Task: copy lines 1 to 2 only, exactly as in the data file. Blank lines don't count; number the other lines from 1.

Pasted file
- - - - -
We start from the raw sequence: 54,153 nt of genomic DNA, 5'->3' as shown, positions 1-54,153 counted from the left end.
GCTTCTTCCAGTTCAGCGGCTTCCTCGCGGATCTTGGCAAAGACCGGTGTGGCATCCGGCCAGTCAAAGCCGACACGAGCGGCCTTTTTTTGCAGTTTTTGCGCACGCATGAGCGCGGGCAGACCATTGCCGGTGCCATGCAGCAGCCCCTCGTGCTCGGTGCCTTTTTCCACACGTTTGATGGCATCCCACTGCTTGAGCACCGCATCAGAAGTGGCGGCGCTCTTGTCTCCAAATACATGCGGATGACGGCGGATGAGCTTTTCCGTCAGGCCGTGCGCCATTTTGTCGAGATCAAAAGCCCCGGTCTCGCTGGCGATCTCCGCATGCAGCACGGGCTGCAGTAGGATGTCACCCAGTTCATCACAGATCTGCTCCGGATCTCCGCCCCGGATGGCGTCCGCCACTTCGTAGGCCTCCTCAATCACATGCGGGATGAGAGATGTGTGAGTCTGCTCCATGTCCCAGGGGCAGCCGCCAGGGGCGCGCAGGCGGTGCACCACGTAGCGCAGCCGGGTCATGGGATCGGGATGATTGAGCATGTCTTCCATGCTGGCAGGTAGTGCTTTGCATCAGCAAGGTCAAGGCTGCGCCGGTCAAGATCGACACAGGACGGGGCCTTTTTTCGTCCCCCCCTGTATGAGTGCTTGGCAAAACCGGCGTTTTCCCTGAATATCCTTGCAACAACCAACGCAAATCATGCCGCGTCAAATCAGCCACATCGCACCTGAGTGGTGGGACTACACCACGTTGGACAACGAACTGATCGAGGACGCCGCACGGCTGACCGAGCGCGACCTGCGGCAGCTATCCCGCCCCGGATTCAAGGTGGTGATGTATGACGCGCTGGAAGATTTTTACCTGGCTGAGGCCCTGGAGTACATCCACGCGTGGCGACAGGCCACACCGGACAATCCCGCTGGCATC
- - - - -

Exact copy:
We start from the raw sequence: 54,153 nt of genomic DNA, 5'->3' as shown, positions 1-54,153 counted from the left end.
GCTTCTTCCAGTTCAGCGGCTTCCTCGCGGATCTTGGCAAAGACCGGTGTGGCATCCGGCCAGTCAAAGCCGACACGAGCGGCCTTTTTTTGCAGTTTTTGCGCACGCATGAGCGCGGGCAGACCATTGCCGGTGCCATGCAGCAGCCCCTCGTGCTCGGTGCCTTTTTCCACACGTTTGATGGCATCCCACTGCTTGAGCACCGCATCAGAAGTGGCGGCGCTCTTGTCTCCAAATACATGCGGATGACGGCGGATGAGCTTTTCCGTCAGGCCGTGCGCCATTTTGTCGAGATCAAAAGCCCCGGTCTCGCTGGCGATCTCCGCATGCAGCACGGGCTGCAGTAGGATGTCACCCAGTTCATCACAGATCTGCTCCGGATCTCCGCCCCGGATGGCGTCCGCCACTTCGTAGGCCTCCTCAATCACATGCGGGATGAGAGATGTGTGAGTCTGCTCCATGTCCCAGGGGCAGCCGCCAGGGGCGCGCAGGCGGTGCACCACGTAGCGCAGCCGGGTCATGGGATCGGGATGATTGAGCATGTCTTCCATGCTGGCAGGTAGTGCTTTGCATCAGCAAGGTCAAGGCTGCGCCGGTCAAGATCGACACAGGACGGGGCCTTTTTTCGTCCCCCCCTGTATGAGTGCTTGGCAAAACCGGCGTTTTCCCTGAATATCCTTGCAACAACCAACGCAAATCATGCCGCGTCAAATCAGCCACATCGCACCTGAGTGGTGGGACTACACCACGTTGGACAACGAACTGATCGAGGACGCCGCACGGCTGACCGAGCGCGACCTGCGGCAGCTATCCCGCCCCGGATTCAAGGTGGTGATGTATGACGCGCTGGAAGATTTTTACCTGGCTGAGGCCCTGGAGTACATCCACGCGTGGCGACAGGCCACACCGGACAATCCCGCTGGCATC